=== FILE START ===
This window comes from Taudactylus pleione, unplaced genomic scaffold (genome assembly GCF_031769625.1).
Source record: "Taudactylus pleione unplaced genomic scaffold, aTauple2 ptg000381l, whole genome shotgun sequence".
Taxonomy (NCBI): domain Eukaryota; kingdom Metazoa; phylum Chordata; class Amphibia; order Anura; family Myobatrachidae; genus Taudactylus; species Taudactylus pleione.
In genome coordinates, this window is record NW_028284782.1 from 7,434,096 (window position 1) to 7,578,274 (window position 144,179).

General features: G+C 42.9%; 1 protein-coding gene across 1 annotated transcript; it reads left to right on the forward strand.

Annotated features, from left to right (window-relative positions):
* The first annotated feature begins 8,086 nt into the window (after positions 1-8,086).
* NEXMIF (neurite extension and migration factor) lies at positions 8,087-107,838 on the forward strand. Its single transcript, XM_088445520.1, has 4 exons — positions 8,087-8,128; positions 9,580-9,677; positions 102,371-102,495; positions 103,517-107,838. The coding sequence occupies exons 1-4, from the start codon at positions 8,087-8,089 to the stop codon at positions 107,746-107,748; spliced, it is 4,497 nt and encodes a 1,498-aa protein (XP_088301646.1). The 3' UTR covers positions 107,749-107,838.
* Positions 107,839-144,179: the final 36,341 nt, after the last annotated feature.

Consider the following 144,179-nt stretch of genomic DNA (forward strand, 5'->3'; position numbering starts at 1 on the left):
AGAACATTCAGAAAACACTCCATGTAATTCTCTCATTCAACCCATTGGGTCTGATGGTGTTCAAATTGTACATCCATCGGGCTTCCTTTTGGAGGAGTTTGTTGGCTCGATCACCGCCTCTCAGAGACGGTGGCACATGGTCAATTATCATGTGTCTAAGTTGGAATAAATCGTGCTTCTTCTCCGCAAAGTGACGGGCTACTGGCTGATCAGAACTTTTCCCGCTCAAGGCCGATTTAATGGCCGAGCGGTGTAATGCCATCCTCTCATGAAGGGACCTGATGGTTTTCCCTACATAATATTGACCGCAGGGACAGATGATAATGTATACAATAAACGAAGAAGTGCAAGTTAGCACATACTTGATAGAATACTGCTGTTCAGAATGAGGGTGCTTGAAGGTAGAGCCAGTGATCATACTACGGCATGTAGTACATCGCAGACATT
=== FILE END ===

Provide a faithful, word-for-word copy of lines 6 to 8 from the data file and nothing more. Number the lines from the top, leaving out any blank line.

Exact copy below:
Annotated features, from left to right (window-relative positions):
* The first annotated feature begins 8,086 nt into the window (after positions 1-8,086).
* NEXMIF (neurite extension and migration factor) lies at positions 8,087-107,838 on the forward strand. Its single transcript, XM_088445520.1, has 4 exons — positions 8,087-8,128; positions 9,580-9,677; positions 102,371-102,495; positions 103,517-107,838. The coding sequence occupies exons 1-4, from the start codon at positions 8,087-8,089 to the stop codon at positions 107,746-107,748; spliced, it is 4,497 nt and encodes a 1,498-aa protein (XP_088301646.1). The 3' UTR covers positions 107,749-107,838.